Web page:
Friday, January 25, 2013

Is plant acquisitiveness a disease?

Since moving into this house 2 years ago, hardly a week has gone by that I haven't set foot in one plant nursery or another.  I'd like to claim that I just cruise through out of curiosity to see what's new but, to be truthful, I rarely walk out empty handed.  Is plant acquisitiveness a disease?  Should it be added to the next encyclopedia of mental disorders?

My husband recently tallied our 2012 purchases.  It appears that plants and garden supplies were at the top of my list of personal expenditures.  And it would appear that I'm getting off with a bang again in 2013.   During the first week of the year, I put in the following:
Grevillea lanigera 'Mount Tamboritha'

Loropetalum chinense 'Shang-hi'
I needed the drought-tolerant Grevillea to fill an empty space in my dry garden below a Guava tree and near a Correa pulchella 'Pink Eyre", Leptospermum scoparium 'Pink Pearl' and Phormium tenax 'Apricot Queen" I put in last year.  This Grevillea is reputed to bloom almost continuously so it's a bargain, right?

I needed the Loropetalum to fill in a spot formerly occupied by annuals in my backyard border.  Its foliage is darker than that of any of the other Loropetalums I've seen on the market so it was perfect to provide color contrast against the pink-flowered Argyranthemum frutescens and Cuphea 'Kristen's Delight' planted nearby.  The purchase was clearly appropriate.

Last Saturday, a friend and I went to Rogers Garden, a nursery in Orange County, ostensibly to listen to a talk on using shrubs to provide structure in the garden, although the Rogers gift cards burning holes in our pockets may have factored into the trip just a little.  However, I feel I exercised some self-discipline in restricting most of my purchases to plants already in use elsewhere in my garden, thereby treating one of the principal side effects of my plant acquisitiveness disorder:  hodge-podge garden design.  I bought 2 more Correa pulchella 'Pink Eyre" for the dry garden and 2 more Hebe for the backyard border (albeit different varieties - 'Patty's Purple' and 'Wiri Blush).  However, I admit that I veered a little off course with 2 other purchases:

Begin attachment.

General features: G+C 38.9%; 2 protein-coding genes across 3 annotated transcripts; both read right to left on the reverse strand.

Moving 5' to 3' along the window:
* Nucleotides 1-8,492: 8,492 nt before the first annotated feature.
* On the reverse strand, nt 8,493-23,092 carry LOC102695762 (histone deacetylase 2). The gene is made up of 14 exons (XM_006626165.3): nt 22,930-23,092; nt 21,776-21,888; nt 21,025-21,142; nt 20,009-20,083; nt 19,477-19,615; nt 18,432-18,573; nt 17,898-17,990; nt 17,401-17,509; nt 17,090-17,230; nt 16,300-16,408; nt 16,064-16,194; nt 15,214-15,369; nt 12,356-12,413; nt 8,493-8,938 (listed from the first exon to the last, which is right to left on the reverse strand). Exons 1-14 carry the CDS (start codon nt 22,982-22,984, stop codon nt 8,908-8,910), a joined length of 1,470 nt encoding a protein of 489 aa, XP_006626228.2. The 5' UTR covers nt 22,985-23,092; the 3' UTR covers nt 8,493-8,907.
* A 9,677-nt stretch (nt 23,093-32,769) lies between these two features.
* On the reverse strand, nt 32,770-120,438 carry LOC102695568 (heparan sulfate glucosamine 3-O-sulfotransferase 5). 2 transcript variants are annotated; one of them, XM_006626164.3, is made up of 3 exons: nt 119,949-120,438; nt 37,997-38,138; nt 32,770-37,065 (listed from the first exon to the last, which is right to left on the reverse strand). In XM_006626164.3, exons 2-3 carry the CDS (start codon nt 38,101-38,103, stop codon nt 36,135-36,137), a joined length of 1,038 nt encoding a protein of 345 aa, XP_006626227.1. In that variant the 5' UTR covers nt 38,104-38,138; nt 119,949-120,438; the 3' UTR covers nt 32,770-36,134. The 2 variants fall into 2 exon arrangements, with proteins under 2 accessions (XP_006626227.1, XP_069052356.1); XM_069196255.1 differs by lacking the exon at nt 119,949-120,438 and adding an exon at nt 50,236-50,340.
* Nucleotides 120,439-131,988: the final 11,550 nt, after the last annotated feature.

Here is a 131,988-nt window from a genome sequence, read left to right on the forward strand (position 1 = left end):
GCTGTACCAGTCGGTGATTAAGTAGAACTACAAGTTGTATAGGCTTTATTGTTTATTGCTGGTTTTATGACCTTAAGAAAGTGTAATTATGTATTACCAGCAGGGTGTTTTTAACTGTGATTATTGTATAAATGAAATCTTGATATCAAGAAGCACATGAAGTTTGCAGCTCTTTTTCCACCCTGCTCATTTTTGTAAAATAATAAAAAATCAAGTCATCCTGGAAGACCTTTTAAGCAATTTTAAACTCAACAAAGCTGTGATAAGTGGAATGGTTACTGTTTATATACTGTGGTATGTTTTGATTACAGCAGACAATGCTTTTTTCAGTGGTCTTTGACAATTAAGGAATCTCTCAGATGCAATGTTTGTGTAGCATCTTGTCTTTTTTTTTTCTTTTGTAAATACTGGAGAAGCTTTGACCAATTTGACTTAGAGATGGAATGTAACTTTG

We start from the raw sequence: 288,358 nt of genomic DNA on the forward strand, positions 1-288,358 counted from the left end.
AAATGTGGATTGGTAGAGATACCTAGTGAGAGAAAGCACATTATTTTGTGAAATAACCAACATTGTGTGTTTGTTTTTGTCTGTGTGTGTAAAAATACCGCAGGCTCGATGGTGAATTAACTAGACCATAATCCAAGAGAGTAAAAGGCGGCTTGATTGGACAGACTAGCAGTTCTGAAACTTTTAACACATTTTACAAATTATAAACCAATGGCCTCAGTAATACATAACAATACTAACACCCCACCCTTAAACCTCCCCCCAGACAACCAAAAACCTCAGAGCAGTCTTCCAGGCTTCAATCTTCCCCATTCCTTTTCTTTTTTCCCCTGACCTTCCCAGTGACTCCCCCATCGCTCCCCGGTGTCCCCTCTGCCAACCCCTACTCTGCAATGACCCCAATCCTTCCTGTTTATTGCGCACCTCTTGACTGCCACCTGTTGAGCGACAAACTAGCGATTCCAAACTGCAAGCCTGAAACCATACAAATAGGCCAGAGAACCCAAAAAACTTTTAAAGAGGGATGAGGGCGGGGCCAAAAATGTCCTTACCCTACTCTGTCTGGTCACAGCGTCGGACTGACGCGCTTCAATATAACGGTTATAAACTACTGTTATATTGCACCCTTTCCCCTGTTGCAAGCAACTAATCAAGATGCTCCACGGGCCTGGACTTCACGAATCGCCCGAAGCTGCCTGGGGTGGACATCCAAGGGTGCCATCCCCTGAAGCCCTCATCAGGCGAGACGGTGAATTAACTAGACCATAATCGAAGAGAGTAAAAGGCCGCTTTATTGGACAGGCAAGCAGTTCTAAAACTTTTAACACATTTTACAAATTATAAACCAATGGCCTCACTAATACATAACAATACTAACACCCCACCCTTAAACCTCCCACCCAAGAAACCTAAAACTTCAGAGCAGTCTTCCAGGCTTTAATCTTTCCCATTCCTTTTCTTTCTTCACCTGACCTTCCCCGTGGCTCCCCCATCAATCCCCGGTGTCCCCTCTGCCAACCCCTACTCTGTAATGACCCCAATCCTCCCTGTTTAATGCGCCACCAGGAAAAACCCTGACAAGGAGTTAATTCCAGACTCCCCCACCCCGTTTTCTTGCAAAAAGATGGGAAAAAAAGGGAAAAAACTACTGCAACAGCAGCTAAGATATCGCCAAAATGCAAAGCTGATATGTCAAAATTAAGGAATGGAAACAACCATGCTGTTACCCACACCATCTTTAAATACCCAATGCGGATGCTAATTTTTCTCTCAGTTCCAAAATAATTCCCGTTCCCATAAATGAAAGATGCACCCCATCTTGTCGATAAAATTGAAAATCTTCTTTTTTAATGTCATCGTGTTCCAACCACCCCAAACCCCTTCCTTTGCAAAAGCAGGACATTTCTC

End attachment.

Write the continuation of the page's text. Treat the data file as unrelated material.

Leucadendron salignum 'Chief'

Chorizema 'Bush Flame'
I do have 2 other Leucadendron.  I acknowledge that those are in the front yard while 'Chief' went into an empty spot in the dry garden that I thought would benefit from a tall specimen.  But this genus has done so well at our new house, how could I pass up adding another when I have space available for it?

In honesty, the Chorizema was a complete impulse purchase, although I think it will complement the 3 Abelia 'Kaleidoscope' I have in the back border.  I broke another of my personal rules on this purchase and got it in a large container instead of the small containers I try to stick with but it was the only size Rogers had so what could I do?  I saw this plant years ago on a garden tour in Santa Monica and I still remember the impact of its magenta and orange flowers.  Passing up the plant the first time I've found it in a local nursery would have been a crime, wouldn't it?

I've noticed that a number of garden bloggers have recorded their first plant purchases of the year so at least I'm not alone in suffering from plant acquisitiveness disorder.  (Check out danger garden and Parallel 49 Palms & Exotics for accounts of their new year's purchases.)


  1. I think the most shocking thing about this post is that you actually allowed the total of your plants and garden supply purchases for the year to be added up! That's playing with fire! I would rather not know my total expedatures, ignorance is bliss.

    1. Unfortunately, I'm not able to control my husband's behavior in this regard. He's a scientist by training and creating records is a habit he can't seem to break. He used to give me pie charts showing my annual expenditures - at least he's stopped that! It just goes to show that years of eye-rolling can have an impact.

  2. Yeah, it's not polite to count :). Unfortunately I usually know how much I've spent on garden related "stuff" too because I use a credit card for everything and reconcile and classify all the charges in an excel spreadsheet (some tendencies of bean counting just cannot be left in the office). Most nurseries are not open here for four or five months of the year and the ones that are don't sell plants so that can put a damper on the spending sprees. Although there's always mail order. When April hits watch out!

    1. I'd probably go crazy if I couldn't go nursery shopping for several months (although I'm sure my husband would rejoice). I visit mail order nurseries too. It doesn't help that I get regular notices from Annie's Annuals & Perennials in NoCal advertising her current offerings. I'd sworn off annuals until I got Annie's video clip on those yesterday!

  3. It's totally a disease! Aren't you sooo happy you caught it?!

    1. Overall, Louis, I think it's a good disease to have. It helps keep a check on the other mental disorders that would probably develop without gardening as a diversion!